A second lineup -- including Brad Jones, former chair of the CU-Boulder College Republicans and one of the few GOPs to accept the center's invitation to read -- will offer their own selections at 7 p.m. Thursday, August 26, in room 150 of the Eaton Humanities Building on the CU campus in Boulder; a reception will follow. Both evenings are free; for more information, call 303-492-4879 or go to www.centerwest.org.
"You can see that people just love being read to," Limerick concludes. "If they could bring their blankies and curl up, they'd be very happy." -- Patricia Calhoun
There's a Fungus Among Us
Mushroom Fair isn't just for burnouts and chefs
"There's more to mushrooms than just eating them," notes Vera Evenson, curator of fungi for the Denver Botanic Gardens. "They are essential to our forests; they are partners with trees and almost all the vascular plants. No other organisms rot wood like fungi do. Fungi recycle for the planet." They also got me so obliterated one time, I thought Ferril Lake was the Pacific Ocean.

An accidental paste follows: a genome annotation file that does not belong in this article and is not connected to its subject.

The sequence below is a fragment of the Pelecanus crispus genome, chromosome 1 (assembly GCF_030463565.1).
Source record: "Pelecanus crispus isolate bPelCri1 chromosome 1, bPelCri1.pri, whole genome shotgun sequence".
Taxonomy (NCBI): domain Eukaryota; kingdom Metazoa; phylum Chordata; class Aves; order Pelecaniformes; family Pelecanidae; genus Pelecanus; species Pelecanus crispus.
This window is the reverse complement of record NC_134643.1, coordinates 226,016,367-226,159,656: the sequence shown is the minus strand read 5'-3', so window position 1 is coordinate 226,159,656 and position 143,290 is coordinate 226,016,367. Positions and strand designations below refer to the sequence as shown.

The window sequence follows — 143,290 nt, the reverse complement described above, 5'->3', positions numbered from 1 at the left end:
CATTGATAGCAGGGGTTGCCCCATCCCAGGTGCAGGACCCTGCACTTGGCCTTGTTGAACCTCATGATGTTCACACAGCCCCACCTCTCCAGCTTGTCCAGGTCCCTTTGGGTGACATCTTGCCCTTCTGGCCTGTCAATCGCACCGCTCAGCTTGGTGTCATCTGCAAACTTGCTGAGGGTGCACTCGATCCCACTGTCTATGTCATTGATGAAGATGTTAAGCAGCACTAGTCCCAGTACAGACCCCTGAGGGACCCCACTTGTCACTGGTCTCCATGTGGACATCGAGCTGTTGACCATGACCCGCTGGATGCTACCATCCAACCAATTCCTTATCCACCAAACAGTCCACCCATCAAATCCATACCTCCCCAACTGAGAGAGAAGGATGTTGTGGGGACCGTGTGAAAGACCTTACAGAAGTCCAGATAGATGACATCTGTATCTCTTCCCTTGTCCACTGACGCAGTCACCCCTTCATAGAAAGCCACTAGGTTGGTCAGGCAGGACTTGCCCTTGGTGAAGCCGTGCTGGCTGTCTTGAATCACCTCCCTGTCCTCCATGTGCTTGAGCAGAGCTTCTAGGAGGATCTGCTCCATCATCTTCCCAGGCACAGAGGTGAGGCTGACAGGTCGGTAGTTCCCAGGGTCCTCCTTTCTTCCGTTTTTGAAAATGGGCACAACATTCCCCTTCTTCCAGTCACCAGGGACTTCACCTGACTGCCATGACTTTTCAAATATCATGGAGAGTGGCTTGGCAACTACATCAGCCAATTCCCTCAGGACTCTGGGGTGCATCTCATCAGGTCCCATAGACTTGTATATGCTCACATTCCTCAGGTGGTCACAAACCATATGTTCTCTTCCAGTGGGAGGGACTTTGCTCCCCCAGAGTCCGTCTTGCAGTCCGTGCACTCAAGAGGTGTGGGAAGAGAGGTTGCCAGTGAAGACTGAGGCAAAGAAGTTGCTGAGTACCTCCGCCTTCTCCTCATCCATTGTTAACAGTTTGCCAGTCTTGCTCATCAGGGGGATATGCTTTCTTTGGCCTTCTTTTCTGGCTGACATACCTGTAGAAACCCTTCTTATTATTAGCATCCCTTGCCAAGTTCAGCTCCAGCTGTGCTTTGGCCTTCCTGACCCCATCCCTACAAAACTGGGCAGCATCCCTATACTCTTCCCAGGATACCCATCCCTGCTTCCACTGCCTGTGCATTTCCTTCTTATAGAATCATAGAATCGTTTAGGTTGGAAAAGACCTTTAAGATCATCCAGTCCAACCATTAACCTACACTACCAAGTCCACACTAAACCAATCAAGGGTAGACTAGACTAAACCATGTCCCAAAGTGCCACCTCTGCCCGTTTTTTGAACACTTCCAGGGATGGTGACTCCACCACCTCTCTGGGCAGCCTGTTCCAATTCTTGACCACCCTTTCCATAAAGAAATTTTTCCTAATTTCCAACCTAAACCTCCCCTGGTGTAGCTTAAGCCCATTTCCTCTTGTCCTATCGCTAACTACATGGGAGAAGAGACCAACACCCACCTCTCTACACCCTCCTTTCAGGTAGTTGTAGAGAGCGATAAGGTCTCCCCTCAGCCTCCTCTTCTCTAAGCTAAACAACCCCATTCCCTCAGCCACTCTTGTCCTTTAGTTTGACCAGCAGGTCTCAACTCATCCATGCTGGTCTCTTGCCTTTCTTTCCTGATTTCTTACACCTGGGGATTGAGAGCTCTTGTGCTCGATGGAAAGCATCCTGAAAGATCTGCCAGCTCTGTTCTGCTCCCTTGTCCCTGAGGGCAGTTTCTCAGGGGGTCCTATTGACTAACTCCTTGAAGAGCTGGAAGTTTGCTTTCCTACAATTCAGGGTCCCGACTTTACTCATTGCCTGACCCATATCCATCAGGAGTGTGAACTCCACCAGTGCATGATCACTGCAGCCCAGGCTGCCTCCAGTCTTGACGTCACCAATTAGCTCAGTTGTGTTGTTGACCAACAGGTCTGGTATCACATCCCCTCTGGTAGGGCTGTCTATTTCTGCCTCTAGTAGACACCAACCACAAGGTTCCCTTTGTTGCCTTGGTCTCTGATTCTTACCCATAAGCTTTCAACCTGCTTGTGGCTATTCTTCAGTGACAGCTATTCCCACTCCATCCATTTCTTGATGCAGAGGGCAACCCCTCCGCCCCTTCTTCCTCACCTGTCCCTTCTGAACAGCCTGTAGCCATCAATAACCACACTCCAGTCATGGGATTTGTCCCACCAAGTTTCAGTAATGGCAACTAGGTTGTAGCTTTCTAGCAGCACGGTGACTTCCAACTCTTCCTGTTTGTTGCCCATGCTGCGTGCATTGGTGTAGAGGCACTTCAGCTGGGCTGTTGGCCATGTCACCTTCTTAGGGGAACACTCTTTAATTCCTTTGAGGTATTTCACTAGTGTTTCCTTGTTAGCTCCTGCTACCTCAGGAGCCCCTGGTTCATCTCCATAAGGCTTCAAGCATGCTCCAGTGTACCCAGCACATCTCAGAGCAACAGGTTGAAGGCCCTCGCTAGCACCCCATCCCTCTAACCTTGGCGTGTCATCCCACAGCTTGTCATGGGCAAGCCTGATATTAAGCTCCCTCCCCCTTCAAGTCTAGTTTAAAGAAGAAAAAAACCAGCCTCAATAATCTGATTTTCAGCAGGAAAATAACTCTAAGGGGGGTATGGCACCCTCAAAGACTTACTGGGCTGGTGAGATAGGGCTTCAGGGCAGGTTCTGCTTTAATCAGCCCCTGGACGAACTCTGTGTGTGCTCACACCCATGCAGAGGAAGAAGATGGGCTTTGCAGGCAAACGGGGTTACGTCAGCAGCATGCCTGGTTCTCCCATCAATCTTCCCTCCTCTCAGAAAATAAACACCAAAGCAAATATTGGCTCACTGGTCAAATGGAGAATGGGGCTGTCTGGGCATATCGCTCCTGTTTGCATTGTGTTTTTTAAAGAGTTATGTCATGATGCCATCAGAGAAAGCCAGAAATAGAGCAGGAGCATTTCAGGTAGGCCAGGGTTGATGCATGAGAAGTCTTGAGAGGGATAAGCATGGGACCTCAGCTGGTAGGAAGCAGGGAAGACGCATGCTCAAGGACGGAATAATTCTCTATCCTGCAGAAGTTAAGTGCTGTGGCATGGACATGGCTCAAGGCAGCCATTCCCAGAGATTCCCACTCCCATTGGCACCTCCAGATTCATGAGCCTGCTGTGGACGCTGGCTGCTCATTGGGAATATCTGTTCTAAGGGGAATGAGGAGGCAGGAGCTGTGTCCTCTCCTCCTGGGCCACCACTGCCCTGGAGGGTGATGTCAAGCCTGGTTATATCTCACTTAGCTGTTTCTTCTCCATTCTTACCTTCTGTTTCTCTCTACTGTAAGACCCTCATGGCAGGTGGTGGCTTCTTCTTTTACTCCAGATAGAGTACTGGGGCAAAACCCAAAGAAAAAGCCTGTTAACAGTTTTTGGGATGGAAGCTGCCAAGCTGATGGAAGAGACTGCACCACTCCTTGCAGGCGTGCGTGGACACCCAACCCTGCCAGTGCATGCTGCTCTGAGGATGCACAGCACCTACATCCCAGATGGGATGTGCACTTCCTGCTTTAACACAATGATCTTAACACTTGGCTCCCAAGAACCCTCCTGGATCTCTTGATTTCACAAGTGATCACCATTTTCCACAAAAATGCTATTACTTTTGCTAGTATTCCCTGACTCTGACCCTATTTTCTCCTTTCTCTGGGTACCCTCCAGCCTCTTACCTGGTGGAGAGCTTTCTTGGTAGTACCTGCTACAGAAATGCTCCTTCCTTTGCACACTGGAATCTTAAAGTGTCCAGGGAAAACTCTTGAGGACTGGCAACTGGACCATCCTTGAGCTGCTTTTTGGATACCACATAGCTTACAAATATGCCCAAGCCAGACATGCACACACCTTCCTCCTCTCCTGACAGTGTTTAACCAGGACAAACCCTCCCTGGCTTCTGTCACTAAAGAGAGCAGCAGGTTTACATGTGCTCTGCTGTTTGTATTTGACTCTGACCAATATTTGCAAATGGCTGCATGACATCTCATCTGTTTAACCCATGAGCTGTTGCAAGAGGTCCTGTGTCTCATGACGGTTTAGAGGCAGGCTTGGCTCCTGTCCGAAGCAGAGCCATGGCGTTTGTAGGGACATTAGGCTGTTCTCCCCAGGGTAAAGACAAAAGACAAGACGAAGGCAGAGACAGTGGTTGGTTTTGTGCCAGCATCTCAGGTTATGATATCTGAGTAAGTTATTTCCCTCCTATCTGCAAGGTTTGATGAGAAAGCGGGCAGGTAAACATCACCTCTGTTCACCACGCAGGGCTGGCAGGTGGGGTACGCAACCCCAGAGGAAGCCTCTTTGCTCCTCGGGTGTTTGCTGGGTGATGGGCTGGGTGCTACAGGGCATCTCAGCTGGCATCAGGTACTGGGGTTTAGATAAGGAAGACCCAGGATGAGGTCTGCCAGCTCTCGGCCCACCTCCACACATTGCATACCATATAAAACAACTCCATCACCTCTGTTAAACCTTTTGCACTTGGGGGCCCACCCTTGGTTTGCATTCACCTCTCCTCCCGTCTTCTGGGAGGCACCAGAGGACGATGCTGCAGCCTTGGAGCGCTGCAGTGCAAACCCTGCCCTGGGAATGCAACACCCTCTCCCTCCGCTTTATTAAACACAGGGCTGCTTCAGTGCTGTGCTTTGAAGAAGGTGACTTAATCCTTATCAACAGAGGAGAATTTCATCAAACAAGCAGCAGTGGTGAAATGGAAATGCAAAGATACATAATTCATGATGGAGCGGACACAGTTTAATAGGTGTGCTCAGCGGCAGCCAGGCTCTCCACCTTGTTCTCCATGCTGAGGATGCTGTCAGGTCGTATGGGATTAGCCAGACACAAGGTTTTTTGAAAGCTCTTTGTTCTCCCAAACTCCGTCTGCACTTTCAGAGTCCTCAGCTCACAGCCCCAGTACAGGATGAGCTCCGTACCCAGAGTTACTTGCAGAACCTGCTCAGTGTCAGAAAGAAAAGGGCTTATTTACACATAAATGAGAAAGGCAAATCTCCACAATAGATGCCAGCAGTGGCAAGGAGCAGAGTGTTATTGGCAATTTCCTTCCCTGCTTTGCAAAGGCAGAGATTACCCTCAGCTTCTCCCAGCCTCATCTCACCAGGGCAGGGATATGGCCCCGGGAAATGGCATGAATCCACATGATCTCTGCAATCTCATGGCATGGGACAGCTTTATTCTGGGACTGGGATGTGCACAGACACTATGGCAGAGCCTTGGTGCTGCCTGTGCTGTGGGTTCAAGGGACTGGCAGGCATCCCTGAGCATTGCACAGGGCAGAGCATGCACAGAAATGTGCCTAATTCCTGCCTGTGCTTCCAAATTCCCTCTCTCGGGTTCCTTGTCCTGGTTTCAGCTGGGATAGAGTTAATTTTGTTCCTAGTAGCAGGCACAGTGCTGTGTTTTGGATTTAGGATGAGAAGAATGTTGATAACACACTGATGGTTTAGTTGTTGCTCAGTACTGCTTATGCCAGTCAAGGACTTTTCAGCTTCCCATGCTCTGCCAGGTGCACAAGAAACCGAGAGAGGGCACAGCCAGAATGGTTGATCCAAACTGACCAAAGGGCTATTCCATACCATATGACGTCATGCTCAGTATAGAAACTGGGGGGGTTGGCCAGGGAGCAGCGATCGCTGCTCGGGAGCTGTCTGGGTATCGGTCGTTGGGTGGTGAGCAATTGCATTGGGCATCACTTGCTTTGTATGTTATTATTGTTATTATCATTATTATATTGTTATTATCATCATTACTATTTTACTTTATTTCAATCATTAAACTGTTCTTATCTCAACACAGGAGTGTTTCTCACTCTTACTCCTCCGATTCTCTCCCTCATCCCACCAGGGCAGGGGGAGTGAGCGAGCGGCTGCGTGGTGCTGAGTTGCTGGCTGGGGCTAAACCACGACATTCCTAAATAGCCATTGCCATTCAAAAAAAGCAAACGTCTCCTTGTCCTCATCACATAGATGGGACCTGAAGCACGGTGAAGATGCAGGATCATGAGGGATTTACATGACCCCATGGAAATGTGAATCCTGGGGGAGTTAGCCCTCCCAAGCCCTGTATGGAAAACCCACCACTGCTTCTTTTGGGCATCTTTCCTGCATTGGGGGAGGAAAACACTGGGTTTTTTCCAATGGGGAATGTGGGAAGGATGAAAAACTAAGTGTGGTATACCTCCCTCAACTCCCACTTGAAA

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"Hallucinogenic mushrooms are considered poisonous; they are to be avoided. We don't collect or promote them; they are illegal," Evenson explains.
Fair enough, especially when one considers the wide variety of fascinating, non-poisonous mushrooms on display at today's Mushroom Fair at the Botanic Gardens, 1005 York Street, from noon to 5 p.m.
"Because of all the moisture in the hills, this year is going to be fantastic," Evenson says. A bounty of mushrooms not seen in drier times will be labeled and displayed by the thousands as part of the fair. There will be numerous activities for children, and University of Wisconsin professor of biology Tom Volk will lecture on the impact of fungi on humans and history -- ranging from the devastating role the growth played in the Irish Potato Famine to the organisms' contribution to the Salem Witch Trials.
The fair is free with paid admission to the Gardens. For details, call 720-865-3500. -- Adam Cayton-Holland